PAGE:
January has been a month of fires, storms, heatwaves, and the odd torrential downpour. The result has been substantial crop loss and food spoilage. There is a saying, “When life gives you lemons, make lemonade.” As it is not lemon season, we were presented other edible treasures. Fallen fruit that was knocked from trees by the wind, split fruit from the rain, as well as meat and frozen cream that defrosted in the power outage.
Green mangoes were the first casualties, blown off in the strong winds in early January, as well as when that wild storm ripped through the region. The mangoes were used to make green mango salad and chutney. Mangoes not used have since ripened and they will be fermented into a mango sauce (like citrus, there is more flavour in the skins). Any fruit with mould on or rotten, gets composted.
Figs were boiled in a syrup and dehydrated to make delicious, preserved figs. The recipe is as follows: for 3 kg figs, use 6 cups sugar, 3 cups water and 1 cup vinegar. Boil for 3 hours, leave in syrup overnight, then strain and dehydrate the figs. Reduce syrup by about a third, and then bottle figs with syrup in sterilised jars or just enjoy the dehydrated figs.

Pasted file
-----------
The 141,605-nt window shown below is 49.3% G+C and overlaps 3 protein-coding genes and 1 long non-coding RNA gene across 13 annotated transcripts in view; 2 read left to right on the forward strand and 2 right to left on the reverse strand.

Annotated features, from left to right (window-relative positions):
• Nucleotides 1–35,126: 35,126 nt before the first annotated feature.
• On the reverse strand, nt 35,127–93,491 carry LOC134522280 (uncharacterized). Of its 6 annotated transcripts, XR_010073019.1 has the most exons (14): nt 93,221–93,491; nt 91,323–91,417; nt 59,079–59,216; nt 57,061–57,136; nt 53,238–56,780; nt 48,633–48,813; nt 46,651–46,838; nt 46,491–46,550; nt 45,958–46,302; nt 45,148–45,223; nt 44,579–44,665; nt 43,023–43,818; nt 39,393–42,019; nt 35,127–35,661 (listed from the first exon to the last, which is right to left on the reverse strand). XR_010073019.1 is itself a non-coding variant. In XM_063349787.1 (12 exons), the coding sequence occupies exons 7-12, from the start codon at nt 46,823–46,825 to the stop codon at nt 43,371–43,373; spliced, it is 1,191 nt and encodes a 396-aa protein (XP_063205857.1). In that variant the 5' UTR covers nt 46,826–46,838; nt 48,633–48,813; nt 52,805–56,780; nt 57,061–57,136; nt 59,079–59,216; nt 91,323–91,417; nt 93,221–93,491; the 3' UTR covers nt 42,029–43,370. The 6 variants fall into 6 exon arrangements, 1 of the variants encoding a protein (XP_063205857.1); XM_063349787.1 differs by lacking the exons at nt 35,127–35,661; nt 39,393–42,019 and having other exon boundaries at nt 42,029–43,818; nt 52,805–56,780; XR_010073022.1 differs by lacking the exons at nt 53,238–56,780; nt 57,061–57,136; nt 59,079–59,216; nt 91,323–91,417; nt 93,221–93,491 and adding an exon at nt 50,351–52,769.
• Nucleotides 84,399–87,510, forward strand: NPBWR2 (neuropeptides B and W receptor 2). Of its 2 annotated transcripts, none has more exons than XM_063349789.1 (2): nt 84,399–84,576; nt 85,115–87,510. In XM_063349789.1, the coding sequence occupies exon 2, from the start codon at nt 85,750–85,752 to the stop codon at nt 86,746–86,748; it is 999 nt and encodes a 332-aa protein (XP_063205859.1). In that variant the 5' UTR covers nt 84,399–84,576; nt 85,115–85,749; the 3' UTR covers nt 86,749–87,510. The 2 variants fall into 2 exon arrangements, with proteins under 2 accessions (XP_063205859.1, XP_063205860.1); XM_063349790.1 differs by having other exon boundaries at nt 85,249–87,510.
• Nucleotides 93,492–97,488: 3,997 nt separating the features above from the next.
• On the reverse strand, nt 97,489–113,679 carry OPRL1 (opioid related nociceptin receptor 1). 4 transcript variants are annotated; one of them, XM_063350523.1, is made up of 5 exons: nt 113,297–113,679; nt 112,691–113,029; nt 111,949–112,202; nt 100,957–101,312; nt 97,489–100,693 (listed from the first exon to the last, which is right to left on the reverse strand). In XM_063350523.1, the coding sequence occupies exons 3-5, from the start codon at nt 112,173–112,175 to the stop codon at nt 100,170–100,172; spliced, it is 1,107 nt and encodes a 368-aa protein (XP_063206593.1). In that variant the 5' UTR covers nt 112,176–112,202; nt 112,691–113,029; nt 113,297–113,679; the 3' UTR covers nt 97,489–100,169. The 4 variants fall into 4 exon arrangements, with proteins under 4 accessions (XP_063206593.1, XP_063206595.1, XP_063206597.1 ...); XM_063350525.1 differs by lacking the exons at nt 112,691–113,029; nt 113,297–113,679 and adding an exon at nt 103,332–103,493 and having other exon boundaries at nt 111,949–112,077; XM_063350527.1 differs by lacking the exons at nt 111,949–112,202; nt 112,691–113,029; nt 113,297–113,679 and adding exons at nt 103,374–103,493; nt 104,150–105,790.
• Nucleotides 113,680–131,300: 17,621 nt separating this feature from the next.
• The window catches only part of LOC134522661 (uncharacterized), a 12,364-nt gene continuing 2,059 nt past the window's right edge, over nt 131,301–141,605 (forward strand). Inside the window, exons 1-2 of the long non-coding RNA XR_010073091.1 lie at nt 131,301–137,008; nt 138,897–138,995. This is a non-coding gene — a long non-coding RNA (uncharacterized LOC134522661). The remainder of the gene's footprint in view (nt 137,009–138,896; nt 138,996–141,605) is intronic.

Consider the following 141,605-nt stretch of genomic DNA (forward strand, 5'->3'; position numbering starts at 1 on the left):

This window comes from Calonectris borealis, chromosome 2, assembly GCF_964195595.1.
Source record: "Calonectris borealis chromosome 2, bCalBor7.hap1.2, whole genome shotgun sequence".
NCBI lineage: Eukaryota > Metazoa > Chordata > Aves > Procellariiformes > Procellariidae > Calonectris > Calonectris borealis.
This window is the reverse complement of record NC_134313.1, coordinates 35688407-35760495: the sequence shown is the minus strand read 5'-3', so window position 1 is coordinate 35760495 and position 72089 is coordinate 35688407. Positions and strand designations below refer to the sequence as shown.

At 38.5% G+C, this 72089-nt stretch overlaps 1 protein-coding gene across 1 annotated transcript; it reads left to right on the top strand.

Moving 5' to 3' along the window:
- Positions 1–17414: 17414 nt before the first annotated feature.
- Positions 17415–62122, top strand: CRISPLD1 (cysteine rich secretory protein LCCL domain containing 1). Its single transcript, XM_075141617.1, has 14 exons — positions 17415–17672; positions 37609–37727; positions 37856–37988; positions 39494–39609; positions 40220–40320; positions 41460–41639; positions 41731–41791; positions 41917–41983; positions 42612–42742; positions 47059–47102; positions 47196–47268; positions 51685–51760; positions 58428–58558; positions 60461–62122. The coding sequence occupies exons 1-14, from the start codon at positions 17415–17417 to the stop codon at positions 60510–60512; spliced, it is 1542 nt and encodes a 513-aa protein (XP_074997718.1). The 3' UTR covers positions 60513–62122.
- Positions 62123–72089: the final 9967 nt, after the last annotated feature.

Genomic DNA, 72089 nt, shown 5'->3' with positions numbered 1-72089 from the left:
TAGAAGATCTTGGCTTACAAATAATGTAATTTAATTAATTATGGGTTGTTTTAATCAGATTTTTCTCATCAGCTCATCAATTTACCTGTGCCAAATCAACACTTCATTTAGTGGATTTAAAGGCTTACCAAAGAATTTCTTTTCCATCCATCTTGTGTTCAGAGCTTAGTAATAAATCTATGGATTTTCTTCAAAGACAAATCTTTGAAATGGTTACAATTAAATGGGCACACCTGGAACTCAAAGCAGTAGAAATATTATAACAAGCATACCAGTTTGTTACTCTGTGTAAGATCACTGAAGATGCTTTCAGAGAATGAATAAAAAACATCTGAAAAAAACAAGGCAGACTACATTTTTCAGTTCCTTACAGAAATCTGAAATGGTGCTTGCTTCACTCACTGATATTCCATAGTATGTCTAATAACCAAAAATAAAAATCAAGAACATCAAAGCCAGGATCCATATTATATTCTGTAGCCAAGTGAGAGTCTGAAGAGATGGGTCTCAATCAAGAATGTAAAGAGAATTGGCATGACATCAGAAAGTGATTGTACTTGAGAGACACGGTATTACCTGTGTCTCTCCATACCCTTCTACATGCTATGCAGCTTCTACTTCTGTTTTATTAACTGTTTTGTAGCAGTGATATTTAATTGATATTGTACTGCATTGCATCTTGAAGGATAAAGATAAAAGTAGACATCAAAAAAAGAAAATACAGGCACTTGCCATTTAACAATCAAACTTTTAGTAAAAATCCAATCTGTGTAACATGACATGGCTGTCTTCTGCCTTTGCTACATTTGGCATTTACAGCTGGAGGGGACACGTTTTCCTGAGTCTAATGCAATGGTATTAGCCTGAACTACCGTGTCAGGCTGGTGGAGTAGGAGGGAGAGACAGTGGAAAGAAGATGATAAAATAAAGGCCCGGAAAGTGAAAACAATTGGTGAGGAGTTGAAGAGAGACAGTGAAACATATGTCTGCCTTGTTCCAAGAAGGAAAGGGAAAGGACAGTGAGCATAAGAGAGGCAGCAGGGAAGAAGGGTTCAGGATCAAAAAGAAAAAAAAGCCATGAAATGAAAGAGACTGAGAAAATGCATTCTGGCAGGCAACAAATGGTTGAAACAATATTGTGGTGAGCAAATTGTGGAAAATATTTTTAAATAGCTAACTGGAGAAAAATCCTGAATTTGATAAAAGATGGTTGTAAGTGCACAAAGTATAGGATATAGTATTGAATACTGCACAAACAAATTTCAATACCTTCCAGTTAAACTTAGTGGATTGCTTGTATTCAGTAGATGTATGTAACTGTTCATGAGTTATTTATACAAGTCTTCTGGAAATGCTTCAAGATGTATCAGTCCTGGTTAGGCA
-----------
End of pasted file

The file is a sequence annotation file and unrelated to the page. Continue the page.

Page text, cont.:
Grapes, both red and green seedless, that were starting to go soft, went straight into the dehydrator, after being washed – the result tasty juicy sultanas. The frozen cream that started to thaw was turned into butter and will be further processed into ghee.
A glut of zucchini was roasted and then marinated in a mixture containing equal amounts of apple cider vinegar and olive oil, with a good lot of garlic, black pepper and salt.
Eggplant was treated in the same way. This is a great addition to continental rolls, along with salami, cheese, roasted capsicum, tomato relish and rocket.
Meat that defrosted was marinated in soy sauce, Worcestershire sauce and spices for a day, then into the dehydrator to dehydrate and turn into jerky.
Finally, we had a box of locally grown organic Jujubes which had split with the rain. These are a real treasure with a short fruiting season. Jujubes, also known as Chinese Dates among many other names, are eaten extensively in Asia and they have a bounty of health benefits, being anti-inflammatory, anti-fungal, anti-bacterial and they have good amounts of B vitamins and vitamin C as well as calcium, magnesium, manganese, potassium and iron. They can be eaten fresh, dried, cooked, and fermented. It seems just about every culture has their own way of preparing and eating them.
Many of these things are now available at the Northern Valleys Locavore Store while they last.